Last week I attended Vol. 4 of Chicago Pecha Kucha (pronounced PEH-CHUH ku-CHUH). Essentially, it is an evening of presentations where each presenter gets to share 20 slides and has 20 seconds per slide. Someone gets up, has six minutes and 40 seconds to do their thing and then it is on to the next. Read more about it here.
I’ve long been fascinated with the relationship between form and content. The way material is presented is another layer of the material itself. That Michelangelo made frescoes, Van Gogh painted on canvas and Bill Viola uses video speaks equal volumes as their widely varying subjects.
Theosophy likewise comes in different forms. Palm leaves, oral teachings, precipitated letters, books, videos, podcasts (well, the last one has yet to happen, but it will soon, I promise!). Outside of the written word, the most common dispensation is the lecture, where a purported authority stands in front of and higher than an audience of individuals all seated in rows faced forward. The lecturer speaks for about an hour, maybe answers a few questions, and then everyone leaves. It is a classic model for information sharing: a single active authority giving, and a mass, passive audience receiving.
I have to confess I actually have a soft spot for this model. I love listening to John Algeo, Joy Mills, Tim Boyd, Ravi Ravindra, Huston Smith, etc. And these people are all far more informed than me, they have information and perspectives I want, and I’ll happily sit for an hour taking it all in. When I was studying at Oxford, the high point of my week was having the opportunity to listen to Stephen Mulhall ruminate aloud for an hour about Heidegger’s Being & Time.
That being said, I think the model is increasingly irrelevant and reflects out of date political and social models. Most people don’t want to sit passively, hell, most people can’t sit for that long. I have no desire to moralize on this point; it is simply a reality to be recognized. People have less time and attention; they want to be engaged. Lectures simply won’t cut it.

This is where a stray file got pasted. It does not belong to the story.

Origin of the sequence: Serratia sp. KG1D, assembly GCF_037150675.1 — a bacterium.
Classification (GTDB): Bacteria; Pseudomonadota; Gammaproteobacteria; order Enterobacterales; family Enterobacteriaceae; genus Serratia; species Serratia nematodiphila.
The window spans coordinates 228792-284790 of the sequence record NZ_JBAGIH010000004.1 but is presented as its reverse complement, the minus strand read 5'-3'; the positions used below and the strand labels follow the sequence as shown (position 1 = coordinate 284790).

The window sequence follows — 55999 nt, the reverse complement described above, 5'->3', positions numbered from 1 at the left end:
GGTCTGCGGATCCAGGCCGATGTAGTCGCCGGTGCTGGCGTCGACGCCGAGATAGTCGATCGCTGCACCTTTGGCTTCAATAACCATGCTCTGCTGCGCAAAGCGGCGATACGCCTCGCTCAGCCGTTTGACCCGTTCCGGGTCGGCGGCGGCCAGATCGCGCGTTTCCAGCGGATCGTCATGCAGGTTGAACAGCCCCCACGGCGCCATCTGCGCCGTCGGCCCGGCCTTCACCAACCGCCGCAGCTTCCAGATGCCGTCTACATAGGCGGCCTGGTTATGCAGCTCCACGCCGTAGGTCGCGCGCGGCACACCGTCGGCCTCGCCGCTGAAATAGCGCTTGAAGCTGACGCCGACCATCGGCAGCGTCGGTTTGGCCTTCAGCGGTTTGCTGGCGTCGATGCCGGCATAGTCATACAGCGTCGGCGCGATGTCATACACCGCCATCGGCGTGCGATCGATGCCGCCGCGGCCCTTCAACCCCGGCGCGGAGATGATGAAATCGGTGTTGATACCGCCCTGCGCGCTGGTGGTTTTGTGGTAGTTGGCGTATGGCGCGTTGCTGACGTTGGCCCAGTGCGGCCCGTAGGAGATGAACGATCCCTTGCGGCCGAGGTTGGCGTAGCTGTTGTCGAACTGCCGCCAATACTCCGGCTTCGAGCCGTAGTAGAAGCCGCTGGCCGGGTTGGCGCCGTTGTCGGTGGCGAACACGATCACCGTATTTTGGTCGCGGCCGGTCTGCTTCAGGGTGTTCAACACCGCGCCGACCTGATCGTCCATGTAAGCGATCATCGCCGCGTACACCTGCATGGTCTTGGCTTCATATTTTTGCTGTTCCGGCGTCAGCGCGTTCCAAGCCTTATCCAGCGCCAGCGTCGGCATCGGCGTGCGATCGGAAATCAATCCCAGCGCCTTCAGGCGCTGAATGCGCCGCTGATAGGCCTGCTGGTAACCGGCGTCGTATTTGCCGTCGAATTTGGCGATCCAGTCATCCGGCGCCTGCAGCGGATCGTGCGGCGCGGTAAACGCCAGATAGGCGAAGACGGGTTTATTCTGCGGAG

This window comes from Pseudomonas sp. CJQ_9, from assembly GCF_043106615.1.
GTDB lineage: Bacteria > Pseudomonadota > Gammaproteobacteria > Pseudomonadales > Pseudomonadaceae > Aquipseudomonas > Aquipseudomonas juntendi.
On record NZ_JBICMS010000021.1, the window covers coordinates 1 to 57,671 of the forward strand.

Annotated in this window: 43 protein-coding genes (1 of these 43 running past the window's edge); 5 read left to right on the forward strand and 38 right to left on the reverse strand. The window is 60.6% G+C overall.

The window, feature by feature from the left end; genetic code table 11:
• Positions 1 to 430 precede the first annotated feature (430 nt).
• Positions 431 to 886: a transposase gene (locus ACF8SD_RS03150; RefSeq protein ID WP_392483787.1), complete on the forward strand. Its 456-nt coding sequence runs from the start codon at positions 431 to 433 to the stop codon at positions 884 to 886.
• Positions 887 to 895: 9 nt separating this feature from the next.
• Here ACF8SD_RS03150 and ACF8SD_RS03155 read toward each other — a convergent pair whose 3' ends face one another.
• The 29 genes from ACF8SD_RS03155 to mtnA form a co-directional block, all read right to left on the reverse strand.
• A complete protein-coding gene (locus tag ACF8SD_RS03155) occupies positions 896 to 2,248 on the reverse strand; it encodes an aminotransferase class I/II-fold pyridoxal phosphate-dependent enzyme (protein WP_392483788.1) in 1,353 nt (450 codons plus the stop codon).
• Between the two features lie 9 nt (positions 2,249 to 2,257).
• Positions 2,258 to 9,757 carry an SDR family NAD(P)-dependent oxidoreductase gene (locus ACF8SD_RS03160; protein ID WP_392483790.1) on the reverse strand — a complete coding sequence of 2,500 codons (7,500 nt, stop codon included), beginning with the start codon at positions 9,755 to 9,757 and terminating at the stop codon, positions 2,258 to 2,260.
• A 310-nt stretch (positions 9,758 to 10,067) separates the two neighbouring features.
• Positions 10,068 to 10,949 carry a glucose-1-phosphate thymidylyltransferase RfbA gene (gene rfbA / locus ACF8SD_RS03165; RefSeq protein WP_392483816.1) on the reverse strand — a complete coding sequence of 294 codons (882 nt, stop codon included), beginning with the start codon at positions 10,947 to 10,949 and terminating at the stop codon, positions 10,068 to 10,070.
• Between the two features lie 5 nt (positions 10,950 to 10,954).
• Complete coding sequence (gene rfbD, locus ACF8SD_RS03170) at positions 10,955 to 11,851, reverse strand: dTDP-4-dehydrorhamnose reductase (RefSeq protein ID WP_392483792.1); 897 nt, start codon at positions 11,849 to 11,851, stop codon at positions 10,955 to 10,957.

So, I attended Pecha Kucha with this thought in mind: can this provide an alternative model for how we present theosophy? The short answer is an enthusiastic ‘yes’. The event I attended was sold out. Over 300 people crammed in a bar on a Tuesday night to hear presentations by artists, designers and writers, and they were excited to be there. When a presentation worked, it left you wanting more, scribbling down names and websites to explore later; when one didn’t, well, it was over pretty quickly.
Now, theosophy deals with some rather complex and frequently abstract ideas, and 20 images at 20 seconds apiece isn’t much opportunity for depth. However, it is exactly limitations like this that inspire creativity and innovation.
My idea is this. Pick a theme. Invite four to six people (or teams) to give presentations, within the Pecha Kucha parameters, leave room for dialogue between each presentation, and then end with a panel discussion.
I think we would pack the house, inspire incredible discussions, encourage tremendous creativity and leave people wanting more. The presentations could then be housed online along with forums for further discussion and sustained treatments. If particularly appealing, they could even be packaged and distributed.
So, my fellow theosophists, especially those in Chicago, what do you say we pick a theme and commit to doing this next Fall at Olcott? If it works, we could then invite others from all around and do another event during the Annual Conference.